D. F. Gay, for the insurer.

H. C. Bascom, for the dependent widow.

CROSBY, J. This is an appeal from a decree entered in the Superior Court under the workmen's compensation act. The claimant's decedent was drowned on January 20, 1916, by reason of breaking through the ice of Colburn's Pond in Leominster, while on his way home from work. Up to the time of his death, he had been employed by the insured in the ice-house, in the work of storing ice which was cut from the pond. The ice-house was situated at the southerly end of the pond and the decedent lived on Exchange Street in Leominster, directly north from the ice-house, across the pond.

The evidence showed that there was a path around the pond from the ice-house in the direction of Exchange Street. The arbitration committee found that the distance to reach Exchange Street from the ice-house by this route was circuitous, and very much farther than by crossing the pond on the ice. The committee also found that "the way out by the driveway to Chestnut Street and thence to Pleasant Street" was another way which he could have taken. The committee further found that "the employee followed the reasonable and customary way of leaving his employer's premises. He and Douglass crossed by this way regularly and other employees who lived on his street, which lies in the same direction as Exchange Street, used this way of leaving the premises. It appears that the path around the pond was not used in winter. . . . The employee was on his employer's premises when he met his death and was leaving those premises by a reasonable way. . . . Here there was no other convenient way of going home. . . . The pond was the premises of his employer, under his employer's control. It was as a result of the working operations of his employer that he met his death."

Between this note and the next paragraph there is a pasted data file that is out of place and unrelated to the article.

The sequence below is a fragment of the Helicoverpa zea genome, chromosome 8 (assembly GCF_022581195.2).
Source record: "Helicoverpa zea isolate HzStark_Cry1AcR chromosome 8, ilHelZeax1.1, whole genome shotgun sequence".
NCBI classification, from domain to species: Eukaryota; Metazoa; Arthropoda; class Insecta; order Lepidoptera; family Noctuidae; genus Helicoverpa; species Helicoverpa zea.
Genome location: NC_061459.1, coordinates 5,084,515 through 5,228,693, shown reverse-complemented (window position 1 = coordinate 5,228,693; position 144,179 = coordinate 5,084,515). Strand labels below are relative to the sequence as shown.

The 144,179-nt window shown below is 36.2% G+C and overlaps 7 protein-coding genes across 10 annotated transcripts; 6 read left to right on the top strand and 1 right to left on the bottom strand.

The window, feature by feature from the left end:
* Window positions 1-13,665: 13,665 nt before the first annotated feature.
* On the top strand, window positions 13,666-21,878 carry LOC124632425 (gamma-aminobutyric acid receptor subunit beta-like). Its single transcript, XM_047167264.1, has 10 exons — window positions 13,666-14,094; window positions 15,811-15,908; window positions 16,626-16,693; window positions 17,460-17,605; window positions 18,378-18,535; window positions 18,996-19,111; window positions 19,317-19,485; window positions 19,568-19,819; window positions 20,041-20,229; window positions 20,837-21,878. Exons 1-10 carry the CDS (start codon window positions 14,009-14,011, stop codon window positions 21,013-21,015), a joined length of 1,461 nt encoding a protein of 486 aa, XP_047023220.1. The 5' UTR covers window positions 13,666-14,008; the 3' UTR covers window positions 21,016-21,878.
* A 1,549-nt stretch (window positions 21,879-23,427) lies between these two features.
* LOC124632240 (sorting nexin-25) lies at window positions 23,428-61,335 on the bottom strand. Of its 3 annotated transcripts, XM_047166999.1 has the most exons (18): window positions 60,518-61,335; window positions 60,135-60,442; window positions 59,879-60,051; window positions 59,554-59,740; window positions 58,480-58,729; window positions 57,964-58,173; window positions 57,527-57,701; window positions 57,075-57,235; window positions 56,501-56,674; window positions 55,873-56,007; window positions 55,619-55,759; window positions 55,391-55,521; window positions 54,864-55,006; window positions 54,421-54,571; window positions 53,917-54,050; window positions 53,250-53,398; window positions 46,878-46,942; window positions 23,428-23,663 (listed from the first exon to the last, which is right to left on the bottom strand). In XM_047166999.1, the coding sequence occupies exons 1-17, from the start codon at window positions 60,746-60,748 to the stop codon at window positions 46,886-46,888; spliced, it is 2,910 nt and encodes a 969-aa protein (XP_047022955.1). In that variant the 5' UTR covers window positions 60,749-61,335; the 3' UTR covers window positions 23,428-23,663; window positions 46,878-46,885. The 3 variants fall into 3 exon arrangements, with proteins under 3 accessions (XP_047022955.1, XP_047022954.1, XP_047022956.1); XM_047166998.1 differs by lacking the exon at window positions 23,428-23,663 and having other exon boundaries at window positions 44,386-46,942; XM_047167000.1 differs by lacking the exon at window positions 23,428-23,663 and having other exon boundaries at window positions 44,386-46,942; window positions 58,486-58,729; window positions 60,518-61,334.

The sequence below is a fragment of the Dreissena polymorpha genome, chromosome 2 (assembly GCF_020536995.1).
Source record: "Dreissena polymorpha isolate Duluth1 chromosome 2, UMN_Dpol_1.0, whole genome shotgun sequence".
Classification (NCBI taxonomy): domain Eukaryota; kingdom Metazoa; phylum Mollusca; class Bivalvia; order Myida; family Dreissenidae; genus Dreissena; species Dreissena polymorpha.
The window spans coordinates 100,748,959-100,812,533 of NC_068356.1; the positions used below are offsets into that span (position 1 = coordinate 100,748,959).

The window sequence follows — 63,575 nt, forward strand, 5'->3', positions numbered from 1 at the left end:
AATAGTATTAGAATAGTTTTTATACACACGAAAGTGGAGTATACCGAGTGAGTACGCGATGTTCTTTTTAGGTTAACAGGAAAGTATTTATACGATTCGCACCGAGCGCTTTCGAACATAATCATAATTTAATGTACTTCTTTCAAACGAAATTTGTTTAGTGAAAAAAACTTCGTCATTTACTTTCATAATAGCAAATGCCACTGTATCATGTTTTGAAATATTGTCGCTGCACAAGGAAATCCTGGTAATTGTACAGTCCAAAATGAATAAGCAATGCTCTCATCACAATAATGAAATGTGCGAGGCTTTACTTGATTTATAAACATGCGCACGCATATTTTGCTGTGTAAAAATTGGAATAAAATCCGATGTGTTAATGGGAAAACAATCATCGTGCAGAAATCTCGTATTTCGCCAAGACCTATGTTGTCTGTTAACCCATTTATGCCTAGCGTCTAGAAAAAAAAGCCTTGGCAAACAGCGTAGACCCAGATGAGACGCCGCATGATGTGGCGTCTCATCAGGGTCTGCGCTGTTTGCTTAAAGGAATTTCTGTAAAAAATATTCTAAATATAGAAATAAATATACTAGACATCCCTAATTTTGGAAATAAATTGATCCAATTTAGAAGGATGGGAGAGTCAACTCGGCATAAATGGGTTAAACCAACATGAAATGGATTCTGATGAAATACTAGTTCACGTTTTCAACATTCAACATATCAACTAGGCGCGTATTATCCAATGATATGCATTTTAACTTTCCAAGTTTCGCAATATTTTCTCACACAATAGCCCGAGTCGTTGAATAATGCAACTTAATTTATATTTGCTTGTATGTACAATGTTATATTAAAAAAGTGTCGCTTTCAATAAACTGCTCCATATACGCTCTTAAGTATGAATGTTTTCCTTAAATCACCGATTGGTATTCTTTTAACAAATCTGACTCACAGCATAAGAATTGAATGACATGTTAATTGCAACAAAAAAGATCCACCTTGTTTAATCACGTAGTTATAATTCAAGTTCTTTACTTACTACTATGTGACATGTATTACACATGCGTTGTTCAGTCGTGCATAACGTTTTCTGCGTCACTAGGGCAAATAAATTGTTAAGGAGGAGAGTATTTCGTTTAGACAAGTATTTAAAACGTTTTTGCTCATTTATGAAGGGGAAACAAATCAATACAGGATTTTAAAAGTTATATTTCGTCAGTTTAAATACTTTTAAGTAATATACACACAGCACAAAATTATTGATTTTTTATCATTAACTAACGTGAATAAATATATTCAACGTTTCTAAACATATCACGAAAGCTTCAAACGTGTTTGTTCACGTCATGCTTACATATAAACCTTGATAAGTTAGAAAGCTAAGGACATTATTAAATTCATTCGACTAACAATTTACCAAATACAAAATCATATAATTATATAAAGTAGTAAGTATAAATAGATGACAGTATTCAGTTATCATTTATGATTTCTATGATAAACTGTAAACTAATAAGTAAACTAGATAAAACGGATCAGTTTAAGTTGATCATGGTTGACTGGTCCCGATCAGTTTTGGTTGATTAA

The report sets forth all the evidence material to the issues involved in the case. The committee has found that the death of

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the employee arose out of and in the course of his employment. The Industrial Accident Board upon review affirmed and adopted the findings and decision of the committee.